A New Earth Curriculum
Let me think aloud about our schools. I was told recently that when a group of children was shown ten vegetables, they could only identify one – a tomato. When they were shown ten corporate logos, they identified all ten. It makes you worried.
If we are to stop outstripping our planet’s resources, and navigate a way to a sustainable, low carbon world, it is critical that our children learn what it means to live on this crowded Earth, with its growing forests, vast oceans, and tiny creeks. So let me cast my thoughts ahead to the year 2015, and imagine that our teachers, parents, school boards, and staff at the Ministry of Education have realized the urgency of what’s needed.
Every school now has a garden where children learn to care for the soil, make compost, gather seeds, and cultivate the fruits and vegetables they later eat at their own table.
By the time they leave school, they have all learnt the harsh lessons of Easter Island, that when humans over-consume their resources, the result can be hunger, cultural collapse, and death.
Every school is instilling its students with a passion for solutions. There are solar systems on the roofs, hybrid electric vehicles being charged from the sun, and buildings are being refashioned to make them a model of clean air, daylight, comfort, and efficiency, with a green building budget to pay for the changes.
All children are learning about the Earth’s carbon cycle, what fossil fuels are, and why their use is causing Earth’s temperature to rise. Every spring they calculate their personal carbon footprints, and work with their schools to become carbon neutral.
Children are no longer ferried to school by their parents, learning lazy habits. Every student who lives within three kilometers or so of school either walks or cycles, using Safe Routes to School or a walking school bus, while the rest travel by biodiesel-powered school buses.
By the time they leave school, every student has spent a week in the wilderness, learning the rhythms of nature, the wisdom of the aboriginal elders, and the resilience to live without email, instant messaging, and cell phones.
They have also learnt to appreciate Earth’s oceans, and the fragility of life within its waters. We are the generation that is driving every commercial fish stock to extinction by 2050, and if our children do not learn otherwise, they will inherit a world without fish.
They are learning to appreciate water, how it cycles through the drains, into the ocean and back through the sky as rain. Schools are collecting rainwater, and using it to flush their toilets and irrigate their gardens.
By the time they leave school, every child has also visited a landfill where they have seen the mountains of garbage, connected it to their own behaviour, and learnt that there is no place called “away”.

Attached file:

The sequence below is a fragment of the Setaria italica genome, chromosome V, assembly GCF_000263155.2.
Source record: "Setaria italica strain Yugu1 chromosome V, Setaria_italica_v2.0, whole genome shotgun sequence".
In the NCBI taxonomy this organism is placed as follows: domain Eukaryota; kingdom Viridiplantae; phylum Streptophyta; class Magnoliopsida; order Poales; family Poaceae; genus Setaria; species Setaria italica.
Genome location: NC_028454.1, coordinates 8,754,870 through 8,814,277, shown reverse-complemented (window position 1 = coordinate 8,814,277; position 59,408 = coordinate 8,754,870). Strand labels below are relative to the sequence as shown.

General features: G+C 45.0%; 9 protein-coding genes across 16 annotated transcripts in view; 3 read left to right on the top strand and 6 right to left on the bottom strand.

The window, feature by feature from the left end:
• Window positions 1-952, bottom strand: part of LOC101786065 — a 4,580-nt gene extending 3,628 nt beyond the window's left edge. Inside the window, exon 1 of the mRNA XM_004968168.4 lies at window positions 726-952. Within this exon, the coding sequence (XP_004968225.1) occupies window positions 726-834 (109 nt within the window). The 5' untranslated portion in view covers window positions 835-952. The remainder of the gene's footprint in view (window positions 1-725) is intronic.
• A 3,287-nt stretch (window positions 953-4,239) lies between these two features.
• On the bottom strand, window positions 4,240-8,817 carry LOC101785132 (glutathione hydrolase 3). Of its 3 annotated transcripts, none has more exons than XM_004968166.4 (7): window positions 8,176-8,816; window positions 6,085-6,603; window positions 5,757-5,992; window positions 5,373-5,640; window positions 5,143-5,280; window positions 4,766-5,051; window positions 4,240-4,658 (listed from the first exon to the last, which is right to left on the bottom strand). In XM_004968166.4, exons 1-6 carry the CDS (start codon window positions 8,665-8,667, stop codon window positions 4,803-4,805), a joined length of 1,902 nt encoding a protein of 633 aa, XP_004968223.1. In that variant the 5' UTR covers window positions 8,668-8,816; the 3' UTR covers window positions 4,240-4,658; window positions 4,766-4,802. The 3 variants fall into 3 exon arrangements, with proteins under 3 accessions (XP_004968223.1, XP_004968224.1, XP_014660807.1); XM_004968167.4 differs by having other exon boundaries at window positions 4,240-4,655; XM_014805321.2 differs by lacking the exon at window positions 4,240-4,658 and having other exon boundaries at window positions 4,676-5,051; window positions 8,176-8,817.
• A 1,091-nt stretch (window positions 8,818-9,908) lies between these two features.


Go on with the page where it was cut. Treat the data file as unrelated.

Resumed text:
The lessons of all this are being integrated into the curriculum as solar calculations in math, carbon cycles in geography, bicycle efficiency in physics, toxics reduction in chemistry.
How could we trigger this to happen? It could start with a contest in which one school challenged another to score more points for waste reduction, toxics reduction, trip reduction, energy efficiency, water efficiency, sustainable energy production, food production, and healthy catering. Will one school step forward to issue the challenge? There are many skilled people within the environmental movement who could help you design the contest.
Now imagine a college announcing that starting in September 2015, every entry student would be required to pass a test called Earth Literacy 101. This would require local schools to integrate eco-literacy into the curriculum, which would get the ball rolling. Reading and writing are fine, but if we lack Earth Literacy, we’ll have no civilization to practice them in.
Teachers – will you write to your Principals and school boards, and to the Ministry of Education, asking them to help you make this a reality? Together, we can build a movement for Earth Literacy that will change the face of education.
This article was first published in Common Ground Magazine, January 2007. It has been reprinted with permission of the author.
Guy Dauncey is a speaker, author and eco-futurist who works to develop a positive vision of a sustainable future, and to translate that vision into action. He is founder of the BC Sustainable Energy Association, and author or co-author of nine books, including the award-winning The Climate Challenge: 101 Solutions to Global Warming. He is currently completing a new book titled Earth’s Secret: A Journey to the Future, set in Vancouver in the year 2032, when it has become the greenest city in the world. His website is www.earthfuture.com.